Less Exercise Behind Teen Girls' Weight Gain
Drop in Physical Activity in Adolescence May Promote Childhood Obesity
WebMD News Archive
July 14, 2005 -- The growing time teenage girls spent on the phone or in
front of the TV rather than on the playing field or at the gym may add up to an
extra 20 pounds by the end of their adolescence, according a new study.
Researchers found a steep decline in physical activity during the teenage
years was largely responsible for weight gain commonly seen among adolescent
They say the results suggest that a drop in physical activity rather than a
sudden increase in calories may be fueling weight gain among teenaged girls and
contribute to childhood obesity.
Obesity is caused by an increase in calorie intake (eating more), a
reduction in energy expenditure (moving less), or both. But researchers say
that pinpointing the cause for the current rise in childhood obesity has been
Less Exercise Leads to Weight Gain
In the study, researchers followed a group of nearly 2,200 black and white
girls in three different U.S. cities from ages 9-10 to 18-19. Throughout the
study, researchers measured the girls' body mass index (BMI, a measure of
weight in relation to height used to indicate obesity) and body fat, as well as
monitored their physical activity level and calorie intake.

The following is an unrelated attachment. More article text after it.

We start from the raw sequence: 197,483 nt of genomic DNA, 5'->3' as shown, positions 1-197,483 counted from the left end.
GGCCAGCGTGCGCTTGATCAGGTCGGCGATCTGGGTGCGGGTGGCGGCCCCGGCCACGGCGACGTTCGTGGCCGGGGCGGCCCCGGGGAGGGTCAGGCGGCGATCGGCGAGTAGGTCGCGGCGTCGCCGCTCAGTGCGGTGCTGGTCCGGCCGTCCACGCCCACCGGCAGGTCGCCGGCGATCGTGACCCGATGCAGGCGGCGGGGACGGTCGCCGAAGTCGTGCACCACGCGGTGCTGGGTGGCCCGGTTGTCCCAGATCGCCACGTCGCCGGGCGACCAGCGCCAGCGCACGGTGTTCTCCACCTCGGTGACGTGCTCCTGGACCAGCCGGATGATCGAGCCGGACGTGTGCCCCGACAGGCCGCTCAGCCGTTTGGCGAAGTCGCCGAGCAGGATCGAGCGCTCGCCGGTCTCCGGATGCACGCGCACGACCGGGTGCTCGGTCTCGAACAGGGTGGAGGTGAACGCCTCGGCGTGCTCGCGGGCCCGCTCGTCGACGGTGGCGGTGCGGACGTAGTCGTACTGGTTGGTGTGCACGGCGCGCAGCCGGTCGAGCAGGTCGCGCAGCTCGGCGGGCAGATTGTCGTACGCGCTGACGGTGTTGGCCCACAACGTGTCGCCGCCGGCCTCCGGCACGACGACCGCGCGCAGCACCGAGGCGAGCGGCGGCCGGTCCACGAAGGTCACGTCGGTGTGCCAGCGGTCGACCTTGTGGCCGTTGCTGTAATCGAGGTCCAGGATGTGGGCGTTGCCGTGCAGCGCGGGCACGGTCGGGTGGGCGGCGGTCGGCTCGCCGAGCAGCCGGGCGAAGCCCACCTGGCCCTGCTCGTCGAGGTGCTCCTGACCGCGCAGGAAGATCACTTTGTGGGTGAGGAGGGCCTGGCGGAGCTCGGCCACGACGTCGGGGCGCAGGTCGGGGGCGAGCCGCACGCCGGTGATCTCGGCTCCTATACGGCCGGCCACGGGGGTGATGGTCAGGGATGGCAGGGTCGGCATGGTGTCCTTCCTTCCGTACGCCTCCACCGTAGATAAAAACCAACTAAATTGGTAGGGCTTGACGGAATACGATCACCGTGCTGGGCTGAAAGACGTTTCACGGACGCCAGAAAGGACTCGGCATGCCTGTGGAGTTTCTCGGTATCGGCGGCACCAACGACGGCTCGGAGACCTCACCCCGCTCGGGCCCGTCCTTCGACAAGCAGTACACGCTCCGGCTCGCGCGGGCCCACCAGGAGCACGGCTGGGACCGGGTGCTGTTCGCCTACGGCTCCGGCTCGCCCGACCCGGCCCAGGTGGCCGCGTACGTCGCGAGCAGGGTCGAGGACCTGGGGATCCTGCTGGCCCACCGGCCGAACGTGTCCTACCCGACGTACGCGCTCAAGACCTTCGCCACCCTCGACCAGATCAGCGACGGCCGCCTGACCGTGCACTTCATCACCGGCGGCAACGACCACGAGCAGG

The results showed the girls' physical activity levels significantly
declined during adolescence while the number of overweight and obese girls
doubled -- without a significant increase in their calorie intake.
Only about a third of white girls remained physically active throughout
their teenage years compared with 11% of black girls.
Changes in physical activity scores significantly affected changes in BMI. A
drop in physical activity was associated with an increase in BMI.
They say the differences in BMI between physically active and inactive girls
tripled between ages 9-10 and 18-19 years.
Inactive white girls experienced an average weight gain of 9 to 13 pounds,
and inactive black girls gained an average of to 13 to 20 pounds.
In addition, the results showed that black girls were significantly heavier
and fatter throughout adolescence than white girls. Their average calorie
intake increased by an average of 120 calories per day by the end of the study
while white girls' calorie intake was unchanged.
Staying Active May Fight Childhood Obesity
Researchers say their results suggest that programs to prevent the decline
in physical activity experienced during adolescence may be effective tools in
preventing childhood and adult obesity.
For example, they estimate that increasing the girls' physical activity by
the equivalent 2.5 hours of brisk walking per week could prevent the weight
gain experienced by the inactive girls.
In an editorial that accompanies the study in today's online edition of
The Lancet, John J. Reilly of the University of Glasgow says that
increased physical activity during adolescence would not only combat the
epidemic of childhood obesity but it would also provide benefits in improving
children's bone and heart health.